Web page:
Sunday I had a craving for goat milk ice cream. Unfortunately though I had some goat cheese and cream cheese in the fridge, I did not have goat milk and I didn’t have whole milk, just 2%. So I pulled out my copy of Jenni Bauer and sure enough there was goat cheese ice cream recipe. Actually she has two versions, one with cognac figs and the other roasted red cherries spun in. Sorry to say neither one made it in. This is straight goat cheese, egg-less ice cream and it is fantastic. A very addicting flavor that would work with just about any mix-in or sauce you would want to add. Also this is another ice cream that would make an excellent side to pie.
Using 2% instead of whole milk did cause it to freezer harder than im sure it would have otherwise. But it still scooped out fairly well, was not at all icy and had a very smooth texture after a few minutes of thawing.
Goat Cheese Ice Cream very closely based on Jeni Bauer's recipe
2 cups of 2% milk (whole would be better)
1 T plus 1t of tapioca or corn starch
½ cup (4 oz.) of goat cheese
3 T (1.5 oz.) cream cheese
¼ t salt
1¼ cups of heavy cream
½ - ⅔ cup of sugar depending on your sweet tooth.
¼ cup light corn syrup
Mix a few tablespoons of milk with the tapioca/corn starch, set aside.
Put the salt, and cheeses in a blender. Put on the blender top but open the pour in it.
Place the container/s you are going to be storing your ice cream in, into the freezer to pre-chill it.
Add the milk, cream, sugar, corn syrup to a 4 quart heavy bottomed pan on medium heat.
Bring to a low rolling boil. Boil for 4 minutes. Stir with a rubber spatula so milk doesn't burn or stick to the bottom of the pot.
Remove from heat, re-mix the tapioca/corn starch and milk slurry and gradually add it to the pot while stirring.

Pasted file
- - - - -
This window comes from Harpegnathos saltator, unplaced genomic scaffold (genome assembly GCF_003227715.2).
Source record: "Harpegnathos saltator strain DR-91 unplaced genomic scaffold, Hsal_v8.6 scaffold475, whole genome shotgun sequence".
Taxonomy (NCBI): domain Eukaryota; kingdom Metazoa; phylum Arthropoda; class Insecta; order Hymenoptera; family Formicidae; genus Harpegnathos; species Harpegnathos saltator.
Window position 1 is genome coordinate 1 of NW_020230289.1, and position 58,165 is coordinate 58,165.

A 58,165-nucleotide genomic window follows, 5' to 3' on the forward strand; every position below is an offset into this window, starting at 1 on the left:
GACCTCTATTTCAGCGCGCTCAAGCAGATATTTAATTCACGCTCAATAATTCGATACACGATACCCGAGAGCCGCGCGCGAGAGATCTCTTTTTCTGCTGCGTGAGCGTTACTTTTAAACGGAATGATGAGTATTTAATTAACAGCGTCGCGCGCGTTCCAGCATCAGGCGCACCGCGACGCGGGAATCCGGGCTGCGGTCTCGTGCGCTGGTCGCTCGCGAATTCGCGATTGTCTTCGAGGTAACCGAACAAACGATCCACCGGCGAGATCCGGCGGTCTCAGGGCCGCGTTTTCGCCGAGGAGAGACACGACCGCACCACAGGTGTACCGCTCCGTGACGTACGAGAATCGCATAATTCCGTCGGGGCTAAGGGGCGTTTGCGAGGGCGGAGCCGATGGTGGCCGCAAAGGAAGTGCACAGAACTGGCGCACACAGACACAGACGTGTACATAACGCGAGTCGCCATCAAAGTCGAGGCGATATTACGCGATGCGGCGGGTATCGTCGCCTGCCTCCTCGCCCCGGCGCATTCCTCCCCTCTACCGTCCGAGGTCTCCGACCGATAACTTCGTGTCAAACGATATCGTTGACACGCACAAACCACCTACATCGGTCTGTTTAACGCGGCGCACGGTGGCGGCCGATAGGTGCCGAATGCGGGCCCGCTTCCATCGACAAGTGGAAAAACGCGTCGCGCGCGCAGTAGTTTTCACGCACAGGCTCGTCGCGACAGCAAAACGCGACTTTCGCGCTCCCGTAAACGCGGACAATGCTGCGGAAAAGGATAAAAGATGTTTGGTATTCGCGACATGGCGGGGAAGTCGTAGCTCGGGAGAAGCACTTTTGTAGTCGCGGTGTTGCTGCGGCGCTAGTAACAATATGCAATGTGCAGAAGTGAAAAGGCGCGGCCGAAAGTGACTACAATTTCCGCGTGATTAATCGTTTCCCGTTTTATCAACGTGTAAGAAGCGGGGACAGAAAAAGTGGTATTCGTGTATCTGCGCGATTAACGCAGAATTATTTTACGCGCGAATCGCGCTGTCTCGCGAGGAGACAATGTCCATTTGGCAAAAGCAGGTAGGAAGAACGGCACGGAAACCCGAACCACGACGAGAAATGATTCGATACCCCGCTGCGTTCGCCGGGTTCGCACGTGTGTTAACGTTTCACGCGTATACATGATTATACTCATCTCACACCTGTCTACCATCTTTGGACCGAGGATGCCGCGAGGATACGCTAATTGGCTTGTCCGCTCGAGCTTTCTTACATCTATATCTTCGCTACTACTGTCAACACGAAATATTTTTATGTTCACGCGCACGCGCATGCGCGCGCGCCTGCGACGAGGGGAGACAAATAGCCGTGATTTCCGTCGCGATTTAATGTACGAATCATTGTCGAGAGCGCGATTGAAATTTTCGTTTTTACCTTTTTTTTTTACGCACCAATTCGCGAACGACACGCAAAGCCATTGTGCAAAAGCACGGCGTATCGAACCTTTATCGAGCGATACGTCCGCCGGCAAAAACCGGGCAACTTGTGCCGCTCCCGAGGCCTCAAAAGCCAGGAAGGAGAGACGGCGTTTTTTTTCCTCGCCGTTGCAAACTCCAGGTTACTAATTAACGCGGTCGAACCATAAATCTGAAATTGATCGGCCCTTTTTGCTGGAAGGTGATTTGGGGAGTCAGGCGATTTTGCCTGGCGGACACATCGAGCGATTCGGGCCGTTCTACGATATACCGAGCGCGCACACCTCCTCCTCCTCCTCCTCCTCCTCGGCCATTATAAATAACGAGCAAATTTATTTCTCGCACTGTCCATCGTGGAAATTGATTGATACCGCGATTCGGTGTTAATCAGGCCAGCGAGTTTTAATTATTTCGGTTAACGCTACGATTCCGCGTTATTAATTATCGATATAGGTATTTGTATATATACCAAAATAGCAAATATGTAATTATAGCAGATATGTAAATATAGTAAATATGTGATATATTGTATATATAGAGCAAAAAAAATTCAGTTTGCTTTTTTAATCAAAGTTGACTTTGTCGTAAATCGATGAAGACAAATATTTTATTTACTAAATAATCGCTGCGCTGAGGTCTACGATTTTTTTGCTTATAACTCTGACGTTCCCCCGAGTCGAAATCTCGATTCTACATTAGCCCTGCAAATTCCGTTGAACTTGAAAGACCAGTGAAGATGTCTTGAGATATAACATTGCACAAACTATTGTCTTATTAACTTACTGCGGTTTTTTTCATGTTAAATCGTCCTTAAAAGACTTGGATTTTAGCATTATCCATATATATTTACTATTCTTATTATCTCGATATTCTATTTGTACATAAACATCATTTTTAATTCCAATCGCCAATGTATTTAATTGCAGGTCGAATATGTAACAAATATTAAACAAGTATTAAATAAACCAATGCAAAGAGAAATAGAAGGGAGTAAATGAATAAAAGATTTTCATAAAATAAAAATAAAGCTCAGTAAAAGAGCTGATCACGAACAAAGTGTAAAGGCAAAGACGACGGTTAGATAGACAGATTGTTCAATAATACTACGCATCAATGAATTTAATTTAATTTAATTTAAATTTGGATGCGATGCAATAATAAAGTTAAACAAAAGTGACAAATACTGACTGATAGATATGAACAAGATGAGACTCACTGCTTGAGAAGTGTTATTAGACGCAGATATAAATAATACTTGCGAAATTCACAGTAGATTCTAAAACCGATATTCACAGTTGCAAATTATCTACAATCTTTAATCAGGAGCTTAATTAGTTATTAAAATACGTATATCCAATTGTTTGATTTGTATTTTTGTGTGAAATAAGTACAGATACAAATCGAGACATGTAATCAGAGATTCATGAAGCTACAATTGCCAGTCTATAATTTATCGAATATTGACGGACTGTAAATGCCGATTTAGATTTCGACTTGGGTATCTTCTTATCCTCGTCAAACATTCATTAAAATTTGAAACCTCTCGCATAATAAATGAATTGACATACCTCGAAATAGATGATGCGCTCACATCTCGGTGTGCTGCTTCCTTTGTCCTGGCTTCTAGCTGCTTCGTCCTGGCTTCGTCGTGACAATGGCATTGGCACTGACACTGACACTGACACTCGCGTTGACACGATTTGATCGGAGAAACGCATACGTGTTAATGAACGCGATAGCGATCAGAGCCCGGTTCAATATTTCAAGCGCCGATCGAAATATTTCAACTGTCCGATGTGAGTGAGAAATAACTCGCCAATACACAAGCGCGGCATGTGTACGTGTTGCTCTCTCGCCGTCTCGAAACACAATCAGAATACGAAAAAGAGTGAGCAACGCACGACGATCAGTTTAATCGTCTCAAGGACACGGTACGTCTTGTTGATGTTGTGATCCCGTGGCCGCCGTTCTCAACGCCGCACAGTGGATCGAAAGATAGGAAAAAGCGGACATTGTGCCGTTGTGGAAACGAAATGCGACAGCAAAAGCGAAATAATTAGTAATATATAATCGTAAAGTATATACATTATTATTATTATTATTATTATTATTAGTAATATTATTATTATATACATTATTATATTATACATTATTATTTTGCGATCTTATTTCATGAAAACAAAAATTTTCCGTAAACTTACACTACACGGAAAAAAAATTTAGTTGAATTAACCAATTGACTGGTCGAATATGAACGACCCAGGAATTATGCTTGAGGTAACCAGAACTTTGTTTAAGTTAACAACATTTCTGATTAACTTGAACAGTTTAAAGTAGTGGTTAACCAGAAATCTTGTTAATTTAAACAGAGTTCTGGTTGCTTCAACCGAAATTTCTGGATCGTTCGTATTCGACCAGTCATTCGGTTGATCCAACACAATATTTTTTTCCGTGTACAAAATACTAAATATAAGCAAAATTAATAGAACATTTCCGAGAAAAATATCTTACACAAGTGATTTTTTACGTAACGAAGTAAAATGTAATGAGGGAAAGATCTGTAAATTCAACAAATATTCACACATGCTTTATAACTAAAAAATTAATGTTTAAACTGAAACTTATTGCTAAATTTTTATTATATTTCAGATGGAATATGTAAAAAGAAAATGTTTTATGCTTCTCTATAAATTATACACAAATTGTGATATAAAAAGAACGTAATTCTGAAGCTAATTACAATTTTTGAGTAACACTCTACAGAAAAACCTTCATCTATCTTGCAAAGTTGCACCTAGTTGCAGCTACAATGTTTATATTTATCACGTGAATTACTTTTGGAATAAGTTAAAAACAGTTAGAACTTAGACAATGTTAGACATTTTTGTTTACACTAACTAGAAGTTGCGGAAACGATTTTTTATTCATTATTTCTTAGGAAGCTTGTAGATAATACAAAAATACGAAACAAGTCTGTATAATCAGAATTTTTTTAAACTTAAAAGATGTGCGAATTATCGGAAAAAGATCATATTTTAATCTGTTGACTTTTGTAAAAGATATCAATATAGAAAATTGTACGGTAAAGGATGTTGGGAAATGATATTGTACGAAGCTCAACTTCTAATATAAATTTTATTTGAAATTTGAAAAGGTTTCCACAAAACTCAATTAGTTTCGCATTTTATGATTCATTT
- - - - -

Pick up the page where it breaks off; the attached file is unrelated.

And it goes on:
Put back on burner and stir for a minute or so until slightly thickened. It doesn't need to boil, we are just cooking the starch and using it to thicken the mix.
Pour the mix into a heat proof bowl that has a lip.
Turn on the blender and from the new bowl slowly pour the mix into the blender through the top pour hole. Blend long enough so that the cheeses are smoothly incorporated into the mix. This should only take 10 seconds or so.
Pre-Chill the mix if you need to. Click on the link for suggestions.
Pour mix into your ice cream maker and freeze as per manufacturer's instructions.
Freeze your ice cream at least 4- 6 hours for the best texture. A layer of cling wrapped pressed into the top of the ice cream prevents ice build up on surface.
There is no reason why the milk and cream cant be substituted with goat milk and goat cream.
Using a blender when making ice cream has become a habit of mine. I like how smooth the mix ends up and I think Im getting a little more air incorporated into the mix. But using one is a little extra work, so you don’t have to if you don’t want to be bothered. The cheeses can be placed in a large heat-proof bowl and after you are done cooking the mix, pour it over the cheeses and whisk together until smooth.